“It’s like a good game of chess – every day,” says Anya Hindmarch, designer and CEO of her eponymous label. She’s talking about running a fashion business, which she has done on and off for more than three decades.
Right now, she’s very much on. FashionUnfiltered collected the wisdom of Hindmarch at this summer’s Shoptalk Europe (June 12-14), a retail conference and exhibition staged at ExCel London.
Starting her business aged 19 after studying Italian in Florence for a year, Hindmarch (now 54) steadily expanded her self-financing business, building it to 58 stores in 10 countries. The Qatari royal family’s investment fund bought a controlling stake for £38 million in 2012, but Hindmarch took back majority control in 2019 after the brand ran up losses. Hindmarch has also found time to raise a family with husband (and colleague) James Seymour – they have five children.
Here are some of her thoughts on the fashion business and how she is re-engineering hers:
On the questionable value of fashion shows
After a run of high-profile runway shows in the brand’s early years, Hindmarch chose to scrap hers. “They didn’t feel that inclusive. The concern was – 20 minutes of big effort for the industry only, for invited people only.”
On the power of experience
In a digital world, retail has to engage to justify its existence. She references her Chubby Hearts project, first launched in 2018 as “a love letter to London”, with 29 giant inflatable heart-shaped balloons spread across the city. “It’s about the power of experience and the need of people to feel included.”
On going local
Picking up full control of her business in 2019, the designer instinctively knew, “I didn’t want to go back to the cookie-cutter stores around the world where it’s the same window display whether it’s Singapore or LA.” In 2021, she revamped her first store in London into The Village – a quintet of evolving concept stores on Pont Street, Belgravia. “It felt like a magnet,” she says. “Very authentic.” And the future of retail? “The next ten years are going to be about localisation, it’s going to be a real shift,” she says.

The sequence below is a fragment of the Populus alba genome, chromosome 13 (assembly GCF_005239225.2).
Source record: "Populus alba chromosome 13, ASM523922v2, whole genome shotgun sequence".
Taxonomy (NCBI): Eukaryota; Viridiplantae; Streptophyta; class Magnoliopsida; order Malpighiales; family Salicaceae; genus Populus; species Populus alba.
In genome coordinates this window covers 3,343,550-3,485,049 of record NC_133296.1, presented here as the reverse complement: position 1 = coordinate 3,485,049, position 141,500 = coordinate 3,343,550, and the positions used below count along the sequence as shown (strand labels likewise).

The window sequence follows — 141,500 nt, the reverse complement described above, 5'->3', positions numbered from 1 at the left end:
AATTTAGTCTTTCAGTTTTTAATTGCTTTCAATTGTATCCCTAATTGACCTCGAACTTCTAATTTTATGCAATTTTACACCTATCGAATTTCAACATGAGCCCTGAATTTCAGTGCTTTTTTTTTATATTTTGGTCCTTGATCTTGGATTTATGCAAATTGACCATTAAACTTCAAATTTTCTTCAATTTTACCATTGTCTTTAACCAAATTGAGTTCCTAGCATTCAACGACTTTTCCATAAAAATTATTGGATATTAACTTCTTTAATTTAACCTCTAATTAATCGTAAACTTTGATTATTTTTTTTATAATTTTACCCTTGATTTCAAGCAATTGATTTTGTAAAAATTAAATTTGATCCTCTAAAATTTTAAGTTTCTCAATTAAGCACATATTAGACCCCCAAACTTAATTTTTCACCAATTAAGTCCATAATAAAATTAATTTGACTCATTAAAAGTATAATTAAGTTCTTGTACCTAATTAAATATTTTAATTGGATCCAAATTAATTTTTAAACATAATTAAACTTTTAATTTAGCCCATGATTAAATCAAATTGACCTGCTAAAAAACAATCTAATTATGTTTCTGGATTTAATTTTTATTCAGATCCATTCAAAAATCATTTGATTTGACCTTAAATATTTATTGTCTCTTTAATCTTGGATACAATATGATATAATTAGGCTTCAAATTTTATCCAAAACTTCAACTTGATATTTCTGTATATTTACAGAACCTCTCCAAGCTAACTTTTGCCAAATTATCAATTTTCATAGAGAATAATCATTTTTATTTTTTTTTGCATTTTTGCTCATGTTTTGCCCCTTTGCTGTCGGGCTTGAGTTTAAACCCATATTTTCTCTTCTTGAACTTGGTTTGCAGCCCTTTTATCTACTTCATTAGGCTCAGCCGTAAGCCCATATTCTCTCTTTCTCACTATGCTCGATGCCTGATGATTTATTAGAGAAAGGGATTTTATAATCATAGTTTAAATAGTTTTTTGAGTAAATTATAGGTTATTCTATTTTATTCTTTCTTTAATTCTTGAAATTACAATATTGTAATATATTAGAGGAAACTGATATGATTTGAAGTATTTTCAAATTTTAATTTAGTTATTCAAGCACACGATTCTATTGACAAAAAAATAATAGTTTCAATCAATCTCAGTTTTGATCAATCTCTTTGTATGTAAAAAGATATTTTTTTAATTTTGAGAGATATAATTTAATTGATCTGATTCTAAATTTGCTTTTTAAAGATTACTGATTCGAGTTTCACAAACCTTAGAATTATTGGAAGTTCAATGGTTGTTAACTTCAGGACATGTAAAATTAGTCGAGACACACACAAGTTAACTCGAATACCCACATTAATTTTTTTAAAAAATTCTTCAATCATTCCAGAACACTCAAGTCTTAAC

On returning to nature
“There is no waste in nature, no need for landfills,” she points out. That thought prompted the making of biodegradable bags in her Return to Nature colletion, launched in 2019. The big challenge for designers going forward? “How to design the end of life into the design of the product,” she says.
On innovation in fashion
“My approach is less about innovation,” she says. The focus is on refilling and reusing. Look to where fashion comes from, she insists. “Everything we buy and eat, and wear is farmed. Everything comes from soil – fashion comes from soil.”
Sustainability, she says, starts with “two words – common sense.” In an age of fads and a herd mentality, it’s important not to jump on the latest bandwagon. “Vegan leather? You think that’s a good thing? It’s not, it’s just plastic.” By contrast, leather can be “an incredibly smart way of using a natural resource… when sourced locally as a byproduct of the meat industry from a regenerative farm”.
Plastic should be kept in circulation, Hindmarch says. “It’s not about awareness. People are aware, it’s about what we need to do.” In early 2020, she introduced her I Am a Plastic Bag collection of cotton-canvas-feel bags, each made from 32 half-litre recycled bottles, launched at her Belgravia store with a display of 90,000 used bottles. The bags are designed never to be thrown away. “It you see it, you connect to the problem… [It’s] part protest, part art installation.”
“Just be honest and tell your consumers the story,” she says. “Take people on the journey. Don’t greenwash if it doesn’t do you any favours. People can smell it. Say what you’re good at and what you’re not good at. By pretending or trying to be perfect, we’re doing ourselves a disservice.”
On purpose versus profit
“For all of us to put the environment on top of our agendas we need to not be worrying about the next meal,” she says. Hindmarch encourages all designers to refocus on the environment. “Once you start that journey, it becomes addictive.”
Realism is top of her agenda. “You can’t grow a business and completely reduce your carbon. Ultimately, we’ll have to reduce our footprint as much as we can.”